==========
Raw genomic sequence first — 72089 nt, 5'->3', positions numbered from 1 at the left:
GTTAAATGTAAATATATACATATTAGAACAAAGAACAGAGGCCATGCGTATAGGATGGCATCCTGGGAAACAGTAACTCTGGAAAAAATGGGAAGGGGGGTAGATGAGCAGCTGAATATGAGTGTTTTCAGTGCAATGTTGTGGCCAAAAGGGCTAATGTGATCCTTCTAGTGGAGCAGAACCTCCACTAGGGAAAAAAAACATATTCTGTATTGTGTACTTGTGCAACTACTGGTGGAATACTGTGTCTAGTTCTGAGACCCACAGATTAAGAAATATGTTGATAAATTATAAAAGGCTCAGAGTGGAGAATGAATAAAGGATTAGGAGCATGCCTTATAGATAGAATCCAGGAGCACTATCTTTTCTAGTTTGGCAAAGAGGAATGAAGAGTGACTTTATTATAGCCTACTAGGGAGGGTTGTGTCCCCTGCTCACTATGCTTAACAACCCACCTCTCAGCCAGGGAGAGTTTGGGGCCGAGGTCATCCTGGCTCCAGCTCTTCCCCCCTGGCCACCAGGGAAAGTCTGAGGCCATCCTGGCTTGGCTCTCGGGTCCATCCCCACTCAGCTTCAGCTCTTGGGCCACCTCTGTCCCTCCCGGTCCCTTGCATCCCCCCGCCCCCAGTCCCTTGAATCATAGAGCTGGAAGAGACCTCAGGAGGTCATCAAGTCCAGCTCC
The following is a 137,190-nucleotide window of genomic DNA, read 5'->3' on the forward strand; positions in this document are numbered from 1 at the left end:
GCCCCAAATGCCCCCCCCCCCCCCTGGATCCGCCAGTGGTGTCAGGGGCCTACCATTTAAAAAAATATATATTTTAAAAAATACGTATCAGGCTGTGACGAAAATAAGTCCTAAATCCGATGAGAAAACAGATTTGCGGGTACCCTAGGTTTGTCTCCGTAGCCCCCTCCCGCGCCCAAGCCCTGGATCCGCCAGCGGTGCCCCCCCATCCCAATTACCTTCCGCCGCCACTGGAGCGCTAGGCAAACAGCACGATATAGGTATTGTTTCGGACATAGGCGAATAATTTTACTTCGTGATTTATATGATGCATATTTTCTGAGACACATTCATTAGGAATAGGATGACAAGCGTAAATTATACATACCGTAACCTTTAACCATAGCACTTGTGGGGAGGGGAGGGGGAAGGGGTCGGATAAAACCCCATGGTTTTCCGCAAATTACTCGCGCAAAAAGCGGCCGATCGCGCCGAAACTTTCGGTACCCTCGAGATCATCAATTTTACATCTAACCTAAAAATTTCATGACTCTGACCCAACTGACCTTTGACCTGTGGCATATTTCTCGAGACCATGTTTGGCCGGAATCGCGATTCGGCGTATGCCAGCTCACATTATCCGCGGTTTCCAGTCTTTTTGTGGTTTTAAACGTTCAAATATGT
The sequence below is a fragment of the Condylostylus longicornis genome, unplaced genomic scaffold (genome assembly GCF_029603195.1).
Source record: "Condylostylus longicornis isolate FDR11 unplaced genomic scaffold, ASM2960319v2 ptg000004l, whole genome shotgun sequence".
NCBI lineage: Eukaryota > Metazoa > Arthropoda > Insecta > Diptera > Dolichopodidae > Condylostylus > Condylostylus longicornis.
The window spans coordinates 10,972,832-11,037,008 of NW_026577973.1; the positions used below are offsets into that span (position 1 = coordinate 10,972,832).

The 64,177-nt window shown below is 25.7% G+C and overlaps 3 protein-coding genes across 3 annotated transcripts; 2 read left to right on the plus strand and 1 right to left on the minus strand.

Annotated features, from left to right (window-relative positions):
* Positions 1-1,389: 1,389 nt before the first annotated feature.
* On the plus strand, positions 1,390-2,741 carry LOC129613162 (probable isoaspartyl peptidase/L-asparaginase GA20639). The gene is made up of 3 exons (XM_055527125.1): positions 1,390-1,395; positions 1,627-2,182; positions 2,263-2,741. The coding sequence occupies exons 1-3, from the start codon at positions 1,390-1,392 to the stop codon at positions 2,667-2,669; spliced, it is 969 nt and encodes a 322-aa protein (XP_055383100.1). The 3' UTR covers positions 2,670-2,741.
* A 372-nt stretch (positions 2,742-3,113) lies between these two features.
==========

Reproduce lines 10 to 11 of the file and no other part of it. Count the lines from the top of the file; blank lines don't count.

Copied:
Annotated features, from left to right (window-relative positions):
* Positions 1-1,389: 1,389 nt before the first annotated feature.